You know what? Leadership is all about saying what you’re going to do and then sticking to your values. Sticking to your values: That’s what leadership is all about. And not just when it’s easy, but most importantly, when it’s hard. That’s what leadership is. It’s sticking to your values at the most difficult times.
New Democrats stick to our principles. We stay true to our values. We stand up for workers each and every day. We do it before an election and we do it after an election as well. I have to say, it’s pretty interesting and it’s pretty disappointing, because it’s a strange situation when you have, in the province of Ontario, a Liberal government at the helm, a Liberal government that pretends that they are on the side of workers when it’s convenient for them, when it’s politically opportunistic for them, but not every day and not in every way.
Only the Liberals would think that being true to our values, being true to our principles is disgusting, which is something the Minister of Advanced Education said the other day. She thinks it’s disgusting when a political party has values—I can see why—but she also thinks it’s disgusting when a political party stands up for their values. Well, New Democrats are very, very proud to stand up for our values and we’re proud to be very public about that. We believe in proper funding for colleges, we believe in quality education for students, and we believe in fixing the problem of unstable, part-time and temporary work instead of stripping workers of their rights.
New Democrats have watched as right-wing Liberal and Conservative governments have tried to roll back the rights of workers many a time. You know what? Workers’ rights are protected by the Charter of Rights and Freedoms, and I can tell you today, I can tell every Ontarian and I can tell every person inside this Legislature, that when it comes to charter-protected rights, New Democrats will be there to stand up for your charter-protected rights. Whether you’re a student, whether you’re a worker or whether you have any other charter rights that you fear are going to be rolled back by a right-wing Liberal or a right-wing Conservative government, you can count on me and you can count on the NDP to stand up for your rights and say that that is not the right thing to do.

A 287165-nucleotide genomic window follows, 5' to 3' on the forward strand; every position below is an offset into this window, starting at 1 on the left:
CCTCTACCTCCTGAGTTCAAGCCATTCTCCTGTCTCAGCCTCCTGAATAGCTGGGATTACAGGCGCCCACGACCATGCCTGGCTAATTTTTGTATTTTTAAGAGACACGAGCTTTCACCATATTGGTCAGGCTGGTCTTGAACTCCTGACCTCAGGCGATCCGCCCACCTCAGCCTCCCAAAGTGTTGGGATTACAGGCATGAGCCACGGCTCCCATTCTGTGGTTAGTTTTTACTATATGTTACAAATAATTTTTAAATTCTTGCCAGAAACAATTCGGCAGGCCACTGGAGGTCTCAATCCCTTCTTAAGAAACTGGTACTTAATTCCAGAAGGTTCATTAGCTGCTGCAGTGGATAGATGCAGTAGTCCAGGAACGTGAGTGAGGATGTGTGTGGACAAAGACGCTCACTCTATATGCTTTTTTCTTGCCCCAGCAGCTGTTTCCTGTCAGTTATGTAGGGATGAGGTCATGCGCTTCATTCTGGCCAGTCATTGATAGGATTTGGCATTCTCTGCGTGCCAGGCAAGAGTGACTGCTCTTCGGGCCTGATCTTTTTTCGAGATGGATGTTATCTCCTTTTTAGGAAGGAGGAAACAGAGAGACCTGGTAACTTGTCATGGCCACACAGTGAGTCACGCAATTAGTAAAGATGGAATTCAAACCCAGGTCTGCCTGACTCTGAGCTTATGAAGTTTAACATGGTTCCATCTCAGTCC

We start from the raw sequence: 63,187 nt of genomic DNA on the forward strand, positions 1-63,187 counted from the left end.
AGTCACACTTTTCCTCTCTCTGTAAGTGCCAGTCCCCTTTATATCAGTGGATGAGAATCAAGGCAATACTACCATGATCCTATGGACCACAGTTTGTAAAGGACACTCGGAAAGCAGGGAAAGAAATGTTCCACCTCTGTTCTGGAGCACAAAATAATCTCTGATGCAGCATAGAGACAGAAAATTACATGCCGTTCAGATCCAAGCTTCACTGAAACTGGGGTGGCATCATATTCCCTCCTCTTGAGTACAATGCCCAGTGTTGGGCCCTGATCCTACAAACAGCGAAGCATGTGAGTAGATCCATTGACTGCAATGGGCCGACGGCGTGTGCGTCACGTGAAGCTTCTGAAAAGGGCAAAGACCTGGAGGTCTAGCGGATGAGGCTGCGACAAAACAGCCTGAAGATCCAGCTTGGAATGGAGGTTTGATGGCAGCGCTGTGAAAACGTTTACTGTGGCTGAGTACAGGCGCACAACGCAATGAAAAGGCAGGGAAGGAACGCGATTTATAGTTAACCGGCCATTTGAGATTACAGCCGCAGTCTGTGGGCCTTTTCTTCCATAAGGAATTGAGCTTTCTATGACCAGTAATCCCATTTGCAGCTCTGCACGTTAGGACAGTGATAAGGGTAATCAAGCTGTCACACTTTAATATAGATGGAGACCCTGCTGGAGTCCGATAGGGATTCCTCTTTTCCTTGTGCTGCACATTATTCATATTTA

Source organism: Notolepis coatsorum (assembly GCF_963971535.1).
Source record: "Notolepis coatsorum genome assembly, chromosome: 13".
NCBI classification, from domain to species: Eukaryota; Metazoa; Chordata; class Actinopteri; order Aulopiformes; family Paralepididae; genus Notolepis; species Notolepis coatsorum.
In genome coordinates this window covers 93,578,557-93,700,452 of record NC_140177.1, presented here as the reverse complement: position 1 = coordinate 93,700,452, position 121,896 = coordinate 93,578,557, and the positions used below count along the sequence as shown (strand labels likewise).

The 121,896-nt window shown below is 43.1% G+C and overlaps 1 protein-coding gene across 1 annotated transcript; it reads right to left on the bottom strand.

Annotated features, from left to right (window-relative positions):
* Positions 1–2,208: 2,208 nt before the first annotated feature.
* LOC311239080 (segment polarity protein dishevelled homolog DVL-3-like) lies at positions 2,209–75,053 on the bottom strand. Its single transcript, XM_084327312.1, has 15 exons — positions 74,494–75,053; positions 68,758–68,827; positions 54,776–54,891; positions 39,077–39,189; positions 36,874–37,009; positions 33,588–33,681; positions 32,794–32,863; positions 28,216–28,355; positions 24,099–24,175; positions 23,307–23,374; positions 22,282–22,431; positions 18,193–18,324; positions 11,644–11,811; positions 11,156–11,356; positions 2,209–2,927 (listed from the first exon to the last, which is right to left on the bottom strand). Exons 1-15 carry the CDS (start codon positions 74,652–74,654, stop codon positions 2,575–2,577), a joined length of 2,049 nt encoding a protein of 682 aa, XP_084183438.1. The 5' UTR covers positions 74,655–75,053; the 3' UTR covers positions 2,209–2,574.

I think, appropriately, it’s a good thing to do to finish with a quote from the young man I quoted at the beginning of my remarks, the student, because, of course, I think we would all acknowledge again that those are the folks who have been hurt most by the inaction of this government over these last five weeks.
What he said in the closing of his email to our member for Welland, our labour critic—he’s a student at Niagara College; his name is Joshua Jones—is this: “We encourage you. Do not support this legislation that is anti-worker, anti-student and anti-union. Thank you for your time and I look forward to hearing back from you.”
Joshua, we are glad to do as you asked. We will not support this legislation.
The Speaker (Hon. Dave Levac): The member from London West.
Ms. Peggy Sattler: I rise, as advanced education critic for the Ontario NDP caucus, to participate in this important debate on Bill 178. It is a debate that never should have happened, on legislation to end a strike that could have been prevented. Given, however, that the bill is now before us, it is our job as MPPs to give it some due diligence before it is passed tomorrow by the Liberals and the PCs.
I want to start by adding my thanks to the students who are here today from College Student Alliance. Thank you for your advocacy, thank you for your efforts to get college students back into their classrooms, and thank you for your activism to get some recognition from this Liberal government about the financial hardships that students are experiencing.
As the students who are here today know—as anyone who has been watching this Ontario Legislature knows—no party has stood more strongly in support of students than the Ontario NDP. Since before the strike began, New Democrats have been calling on this government to do what was necessary to bring both sides to the table to achieve a negotiated settlement. Over the last five weeks, I have stood in this House on multiple occasions—more than any other MPP—to hold the government accountable, during question period, for its failure to address the conditions that led to this strike in the first place. Since the beginning, I have raised concerns about the financial hardships that students were experiencing, and stressed their right to be compensated for the financial losses they have incurred.